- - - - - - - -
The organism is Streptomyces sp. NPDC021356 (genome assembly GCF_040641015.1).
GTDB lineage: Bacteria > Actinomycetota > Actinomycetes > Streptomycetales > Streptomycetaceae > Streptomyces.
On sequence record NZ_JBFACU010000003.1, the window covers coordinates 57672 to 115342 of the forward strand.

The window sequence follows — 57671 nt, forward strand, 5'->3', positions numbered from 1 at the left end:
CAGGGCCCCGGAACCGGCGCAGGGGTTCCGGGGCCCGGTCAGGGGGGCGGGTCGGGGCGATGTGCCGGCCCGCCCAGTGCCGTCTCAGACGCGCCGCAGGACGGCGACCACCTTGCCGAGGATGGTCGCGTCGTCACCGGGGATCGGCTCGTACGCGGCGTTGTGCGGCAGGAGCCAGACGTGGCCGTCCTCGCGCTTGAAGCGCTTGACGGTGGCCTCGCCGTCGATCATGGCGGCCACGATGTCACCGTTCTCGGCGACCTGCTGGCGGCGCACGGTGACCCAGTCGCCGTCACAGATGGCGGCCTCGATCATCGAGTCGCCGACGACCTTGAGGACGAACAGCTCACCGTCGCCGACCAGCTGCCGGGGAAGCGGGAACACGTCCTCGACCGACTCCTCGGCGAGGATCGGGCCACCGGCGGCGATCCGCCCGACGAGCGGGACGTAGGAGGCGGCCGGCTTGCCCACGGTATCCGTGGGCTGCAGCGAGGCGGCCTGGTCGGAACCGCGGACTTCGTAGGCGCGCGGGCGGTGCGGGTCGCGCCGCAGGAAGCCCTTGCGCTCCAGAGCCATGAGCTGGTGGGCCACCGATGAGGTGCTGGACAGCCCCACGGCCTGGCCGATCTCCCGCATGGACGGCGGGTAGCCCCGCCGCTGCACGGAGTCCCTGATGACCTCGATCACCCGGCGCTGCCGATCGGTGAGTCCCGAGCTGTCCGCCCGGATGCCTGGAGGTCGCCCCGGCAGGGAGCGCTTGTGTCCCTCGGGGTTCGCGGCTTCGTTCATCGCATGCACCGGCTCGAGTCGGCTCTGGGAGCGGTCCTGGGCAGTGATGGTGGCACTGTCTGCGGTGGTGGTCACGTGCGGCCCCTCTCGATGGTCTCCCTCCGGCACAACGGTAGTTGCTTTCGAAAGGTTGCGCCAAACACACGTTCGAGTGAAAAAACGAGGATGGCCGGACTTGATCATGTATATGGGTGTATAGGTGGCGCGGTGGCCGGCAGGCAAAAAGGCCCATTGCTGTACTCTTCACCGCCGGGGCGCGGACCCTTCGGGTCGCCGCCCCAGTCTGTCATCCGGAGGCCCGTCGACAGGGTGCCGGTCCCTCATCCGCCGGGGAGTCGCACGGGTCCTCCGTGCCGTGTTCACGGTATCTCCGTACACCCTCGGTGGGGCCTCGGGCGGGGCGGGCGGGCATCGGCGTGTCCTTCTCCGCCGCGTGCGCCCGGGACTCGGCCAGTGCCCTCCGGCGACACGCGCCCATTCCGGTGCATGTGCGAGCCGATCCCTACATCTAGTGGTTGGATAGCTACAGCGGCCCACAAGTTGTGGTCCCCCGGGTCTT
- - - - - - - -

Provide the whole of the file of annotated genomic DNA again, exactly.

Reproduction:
The organism is Streptomyces sp. NPDC021356 (genome assembly GCF_040641015.1).
GTDB lineage: Bacteria > Actinomycetota > Actinomycetes > Streptomycetales > Streptomycetaceae > Streptomyces.
On sequence record NZ_JBFACU010000003.1, the window covers coordinates 57672 to 115342 of the forward strand.

The window sequence follows — 57671 nt, forward strand, 5'->3', positions numbered from 1 at the left end:
CAGGGCCCCGGAACCGGCGCAGGGGTTCCGGGGCCCGGTCAGGGGGGCGGGTCGGGGCGATGTGCCGGCCCGCCCAGTGCCGTCTCAGACGCGCCGCAGGACGGCGACCACCTTGCCGAGGATGGTCGCGTCGTCACCGGGGATCGGCTCGTACGCGGCGTTGTGCGGCAGGAGCCAGACGTGGCCGTCCTCGCGCTTGAAGCGCTTGACGGTGGCCTCGCCGTCGATCATGGCGGCCACGATGTCACCGTTCTCGGCGACCTGCTGGCGGCGCACGGTGACCCAGTCGCCGTCACAGATGGCGGCCTCGATCATCGAGTCGCCGACGACCTTGAGGACGAACAGCTCACCGTCGCCGACCAGCTGCCGGGGAAGCGGGAACACGTCCTCGACCGACTCCTCGGCGAGGATCGGGCCACCGGCGGCGATCCGCCCGACGAGCGGGACGTAGGAGGCGGCCGGCTTGCCCACGGTATCCGTGGGCTGCAGCGAGGCGGCCTGGTCGGAACCGCGGACTTCGTAGGCGCGCGGGCGGTGCGGGTCGCGCCGCAGGAAGCCCTTGCGCTCCAGAGCCATGAGCTGGTGGGCCACCGATGAGGTGCTGGACAGCCCCACGGCCTGGCCGATCTCCCGCATGGACGGCGGGTAGCCCCGCCGCTGCACGGAGTCCCTGATGACCTCGATCACCCGGCGCTGCCGATCGGTGAGTCCCGAGCTGTCCGCCCGGATGCCTGGAGGTCGCCCCGGCAGGGAGCGCTTGTGTCCCTCGGGGTTCGCGGCTTCGTTCATCGCATGCACCGGCTCGAGTCGGCTCTGGGAGCGGTCCTGGGCAGTGATGGTGGCACTGTCTGCGGTGGTGGTCACGTGCGGCCCCTCTCGATGGTCTCCCTCCGGCACAACGGTAGTTGCTTTCGAAAGGTTGCGCCAAACACACGTTCGAGTGAAAAAACGAGGATGGCCGGACTTGATCATGTATATGGGTGTATAGGTGGCGCGGTGGCCGGCAGGCAAAAAGGCCCATTGCTGTACTCTTCACCGCCGGGGCGCGGACCCTTCGGGTCGCCGCCCCAGTCTGTCATCCGGAGGCCCGTCGACAGGGTGCCGGTCCCTCATCCGCCGGGGAGTCGCACGGGTCCTCCGTGCCGTGTTCACGGTATCTCCGTACACCCTCGGTGGGGCCTCGGGCGGGGCGGGCGGGCATCGGCGTGTCCTTCTCCGCCGCGTGCGCCCGGGACTCGGCCAGTGCCCTCCGGCGACACGCGCCCATTCCGGTGCATGTGCGAGCCGATCCCTACATCTAGTGGTTGGATAGCTACAGCGGCCCACAAGTTGTGGTCCCCCGGGTCTT